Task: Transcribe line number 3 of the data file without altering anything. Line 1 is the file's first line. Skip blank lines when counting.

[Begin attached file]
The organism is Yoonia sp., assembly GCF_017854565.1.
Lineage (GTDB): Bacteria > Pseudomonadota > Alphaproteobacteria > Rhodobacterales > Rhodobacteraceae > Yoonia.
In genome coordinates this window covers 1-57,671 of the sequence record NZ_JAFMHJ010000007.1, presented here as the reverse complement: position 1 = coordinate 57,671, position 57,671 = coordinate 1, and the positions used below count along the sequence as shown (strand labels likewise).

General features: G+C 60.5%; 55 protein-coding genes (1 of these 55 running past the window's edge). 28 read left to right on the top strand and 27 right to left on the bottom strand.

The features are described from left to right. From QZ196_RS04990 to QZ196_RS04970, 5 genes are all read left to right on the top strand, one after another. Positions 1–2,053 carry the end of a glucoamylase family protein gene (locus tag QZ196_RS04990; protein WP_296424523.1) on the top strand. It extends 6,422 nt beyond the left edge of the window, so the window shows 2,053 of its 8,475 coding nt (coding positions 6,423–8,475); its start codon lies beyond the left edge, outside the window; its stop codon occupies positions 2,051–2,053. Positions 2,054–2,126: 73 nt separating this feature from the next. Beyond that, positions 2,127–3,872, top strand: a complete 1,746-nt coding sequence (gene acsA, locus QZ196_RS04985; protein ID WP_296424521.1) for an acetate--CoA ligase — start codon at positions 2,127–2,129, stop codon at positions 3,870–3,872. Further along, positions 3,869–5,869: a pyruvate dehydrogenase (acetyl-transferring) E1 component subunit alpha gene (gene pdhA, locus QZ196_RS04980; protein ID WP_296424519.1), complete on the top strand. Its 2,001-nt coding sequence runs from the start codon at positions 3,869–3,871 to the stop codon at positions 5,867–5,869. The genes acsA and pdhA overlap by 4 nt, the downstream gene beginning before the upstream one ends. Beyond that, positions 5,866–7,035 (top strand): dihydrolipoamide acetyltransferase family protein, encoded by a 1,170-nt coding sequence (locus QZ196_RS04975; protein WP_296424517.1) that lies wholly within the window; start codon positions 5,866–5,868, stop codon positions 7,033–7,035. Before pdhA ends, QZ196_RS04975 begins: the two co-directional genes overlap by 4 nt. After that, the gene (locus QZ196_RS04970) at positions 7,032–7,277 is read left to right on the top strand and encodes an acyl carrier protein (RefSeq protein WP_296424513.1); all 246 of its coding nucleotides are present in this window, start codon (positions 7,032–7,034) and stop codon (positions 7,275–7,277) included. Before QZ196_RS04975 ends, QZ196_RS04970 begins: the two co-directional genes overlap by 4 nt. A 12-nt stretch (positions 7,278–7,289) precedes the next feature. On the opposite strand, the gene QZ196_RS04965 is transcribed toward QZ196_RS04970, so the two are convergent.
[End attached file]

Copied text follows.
In genome coordinates this window covers 1-57,671 of the sequence record NZ_JAFMHJ010000007.1, presented here as the reverse complement: position 1 = coordinate 57,671, position 57,671 = coordinate 1, and the positions used below count along the sequence as shown (strand labels likewise).